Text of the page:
Academic journal article American University Law Review

"Dependent Contractors" in the Gig Economy: A Comparative Approach

Academic journal article American University Law Review

"Dependent Contractors" in the Gig Economy: A Comparative Approach

Article excerpt


Recently, there has been a spate of lawsuits across the United States alleging that platforms in the ?on demand? economy have misclassified their workers as independent contractors.1 In response to the litigation and widespread confusion about how these workers should be classified, there have been proposals for a ?third? or ?hybrid? category to be created in the United States, situated between the categories of ?employee? and ?independent contractor.? Regardless of whether these workers would be denominated ?dependent contractors? or ?independent workers,? these proposals for establishing a hybrid category have sparked debate and controversy.2 Proponents advocate that an intermediate category is necessary for the modern economic and technological realities of the gig economy. They also suggest that a third category is a novel innovation, appropriately crafted for the era of digital platform work.3

In fact, the intermediate category between employee and independent contractor is not new. Many foreign legal systems have already had decades of experience with implementing an intermediate category.4 In this Article we employ a comparative approach and examine the laws of three countries that have such experiences with a third category: Canada, Italy, and Spain.5 These legal systems have had varying success in some instances and misadventure in others.6 Before reflexively launching a hybrid category for platform work in the United States, we should seek to understand and evaluate the experiences of other nations in their implementation of the intermediate category.

Classification as an employee is a "gateway" to determine who deserves the protections of labor and employment laws, including the right to organize, minimum wage, and unemployment compensation, to name just a few of the benefits that are part and parcel of employee status.7 As such, classification as an employee is "an important instrument for the delivery of workers' rights."8 Further, it is important to note that lessons we can draw from the on-demand economy are not specific only to platforms or gig jobs. Increasingly, work in the modern economy is becoming casualized, outsourced, and broken apart.9 Workers are being managed by and through data, often through algorithms, and-even without a platform-many sectors are seeing the rise of the just-in-time workforce.10 Rather than create a special classification category only for the gig economy, any proposal for a new category would ideally be formulated to ameliorate conditions for other forms of precarious work and fissured workplaces.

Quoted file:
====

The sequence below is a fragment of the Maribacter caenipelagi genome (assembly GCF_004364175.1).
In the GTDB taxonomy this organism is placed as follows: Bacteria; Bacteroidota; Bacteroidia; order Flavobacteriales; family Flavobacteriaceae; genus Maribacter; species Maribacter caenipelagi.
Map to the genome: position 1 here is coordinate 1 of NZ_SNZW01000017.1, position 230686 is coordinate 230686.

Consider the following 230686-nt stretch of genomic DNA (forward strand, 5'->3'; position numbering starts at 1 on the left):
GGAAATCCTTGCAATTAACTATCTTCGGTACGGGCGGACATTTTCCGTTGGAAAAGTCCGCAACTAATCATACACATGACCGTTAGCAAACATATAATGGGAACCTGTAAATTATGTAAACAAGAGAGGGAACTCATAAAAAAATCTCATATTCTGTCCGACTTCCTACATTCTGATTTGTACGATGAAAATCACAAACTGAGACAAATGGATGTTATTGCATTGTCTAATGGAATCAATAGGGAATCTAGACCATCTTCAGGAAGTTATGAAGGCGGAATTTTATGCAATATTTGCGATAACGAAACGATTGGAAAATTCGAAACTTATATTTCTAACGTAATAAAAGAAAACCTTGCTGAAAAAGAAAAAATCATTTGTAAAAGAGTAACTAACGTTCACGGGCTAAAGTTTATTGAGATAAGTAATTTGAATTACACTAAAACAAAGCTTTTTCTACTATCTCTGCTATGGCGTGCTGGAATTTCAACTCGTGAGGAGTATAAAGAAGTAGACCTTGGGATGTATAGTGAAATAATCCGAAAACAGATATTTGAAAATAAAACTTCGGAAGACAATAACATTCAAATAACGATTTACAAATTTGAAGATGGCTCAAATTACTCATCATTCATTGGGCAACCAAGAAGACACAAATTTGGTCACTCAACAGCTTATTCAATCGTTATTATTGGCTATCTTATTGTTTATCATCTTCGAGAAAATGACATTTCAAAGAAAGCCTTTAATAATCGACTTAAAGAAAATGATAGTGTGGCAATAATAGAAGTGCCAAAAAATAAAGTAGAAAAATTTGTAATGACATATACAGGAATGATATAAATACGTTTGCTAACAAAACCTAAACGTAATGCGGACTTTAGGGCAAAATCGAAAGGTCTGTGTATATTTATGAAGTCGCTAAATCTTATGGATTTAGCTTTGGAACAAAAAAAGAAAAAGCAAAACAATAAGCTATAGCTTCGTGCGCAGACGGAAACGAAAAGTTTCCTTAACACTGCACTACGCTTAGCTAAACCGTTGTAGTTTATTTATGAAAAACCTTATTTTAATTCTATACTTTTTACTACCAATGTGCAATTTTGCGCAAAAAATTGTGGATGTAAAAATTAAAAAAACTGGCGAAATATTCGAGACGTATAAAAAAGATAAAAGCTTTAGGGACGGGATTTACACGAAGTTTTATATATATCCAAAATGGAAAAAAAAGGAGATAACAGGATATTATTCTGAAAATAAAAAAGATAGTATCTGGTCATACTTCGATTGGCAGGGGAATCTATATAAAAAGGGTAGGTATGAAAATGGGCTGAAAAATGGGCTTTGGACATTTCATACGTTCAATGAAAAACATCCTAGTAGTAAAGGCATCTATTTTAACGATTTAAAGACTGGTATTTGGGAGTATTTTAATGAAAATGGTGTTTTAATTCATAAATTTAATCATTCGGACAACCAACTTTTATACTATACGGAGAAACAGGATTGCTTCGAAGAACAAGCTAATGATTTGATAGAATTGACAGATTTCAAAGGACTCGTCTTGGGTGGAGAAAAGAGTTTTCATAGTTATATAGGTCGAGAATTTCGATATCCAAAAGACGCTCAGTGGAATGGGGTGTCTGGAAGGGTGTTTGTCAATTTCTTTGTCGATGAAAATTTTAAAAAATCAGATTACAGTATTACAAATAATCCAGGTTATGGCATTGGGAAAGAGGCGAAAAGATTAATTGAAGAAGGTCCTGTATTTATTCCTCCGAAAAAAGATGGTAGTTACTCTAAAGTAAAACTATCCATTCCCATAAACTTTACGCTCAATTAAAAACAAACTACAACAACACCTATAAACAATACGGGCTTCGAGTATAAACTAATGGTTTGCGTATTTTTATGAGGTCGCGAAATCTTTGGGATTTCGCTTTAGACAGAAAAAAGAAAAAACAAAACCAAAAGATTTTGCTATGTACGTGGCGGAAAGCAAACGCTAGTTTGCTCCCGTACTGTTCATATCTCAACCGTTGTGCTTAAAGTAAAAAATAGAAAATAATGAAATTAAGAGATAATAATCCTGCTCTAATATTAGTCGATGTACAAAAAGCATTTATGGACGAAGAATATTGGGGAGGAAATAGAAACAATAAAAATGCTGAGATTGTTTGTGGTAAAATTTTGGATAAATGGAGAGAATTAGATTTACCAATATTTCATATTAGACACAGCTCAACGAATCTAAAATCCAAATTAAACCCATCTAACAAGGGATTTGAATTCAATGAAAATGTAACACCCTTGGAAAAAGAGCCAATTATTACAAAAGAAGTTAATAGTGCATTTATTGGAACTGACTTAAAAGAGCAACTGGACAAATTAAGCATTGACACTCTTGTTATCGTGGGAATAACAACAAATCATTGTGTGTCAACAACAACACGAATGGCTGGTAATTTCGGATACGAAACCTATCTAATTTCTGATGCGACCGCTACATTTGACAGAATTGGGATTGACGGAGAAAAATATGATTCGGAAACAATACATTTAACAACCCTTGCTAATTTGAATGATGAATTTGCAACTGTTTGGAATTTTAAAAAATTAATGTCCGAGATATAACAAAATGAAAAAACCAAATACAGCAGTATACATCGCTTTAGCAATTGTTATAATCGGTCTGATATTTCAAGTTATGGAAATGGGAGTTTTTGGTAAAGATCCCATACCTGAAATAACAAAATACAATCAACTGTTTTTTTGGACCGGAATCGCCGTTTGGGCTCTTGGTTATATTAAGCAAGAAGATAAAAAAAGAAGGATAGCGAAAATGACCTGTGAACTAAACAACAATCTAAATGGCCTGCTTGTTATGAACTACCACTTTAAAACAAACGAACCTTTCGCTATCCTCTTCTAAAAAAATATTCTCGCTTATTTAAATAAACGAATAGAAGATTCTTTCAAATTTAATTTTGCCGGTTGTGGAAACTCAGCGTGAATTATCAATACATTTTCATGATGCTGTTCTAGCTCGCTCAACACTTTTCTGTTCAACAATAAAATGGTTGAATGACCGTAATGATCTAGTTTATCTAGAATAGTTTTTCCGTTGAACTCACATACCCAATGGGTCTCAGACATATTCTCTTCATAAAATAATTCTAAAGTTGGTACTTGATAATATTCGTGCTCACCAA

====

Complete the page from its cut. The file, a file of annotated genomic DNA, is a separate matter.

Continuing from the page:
This Article proceeds by first providing a brief context on crowdwork and the gig economy. Part II summarizes the current proposals for an intermediate category for the gig economy in the United States. Part III describes the legal systems of Canada, Italy, and spain, and their experiences with implementation of the third category. Canada's implementation was perhaps the most successful, focusing on expanding the coverage of laws aimed at "employees" to encompass vulnerable small businesses and tradespeople. Italy, on the other hand, saw systemic arbitrage between the standard employment category and the intermediate category. The result was confusion and the stripping of workers' rights by misclassifying them downwards. Spain revised its laws fairly recently, but because of burdensome requirements and a seventy-five percent dependency threshold to enter the third category, the category covered few Spanish workers.

Informed by these experiences, Part IV provides a detailed analysis of the larger implications of the three national case studies for labor law. These policy suggestions are guided by two overarching values: fairness for workers and safe harbors for platforms that are truly engaging in volunteerism-based work, community-organized business models, or only de minimis engagement with the paid labor force. For the first value of worker protection, legislators, legal scholars, and commentators must be cognizant of how establishing a third category could result in increasing arbitrage between the categories. …

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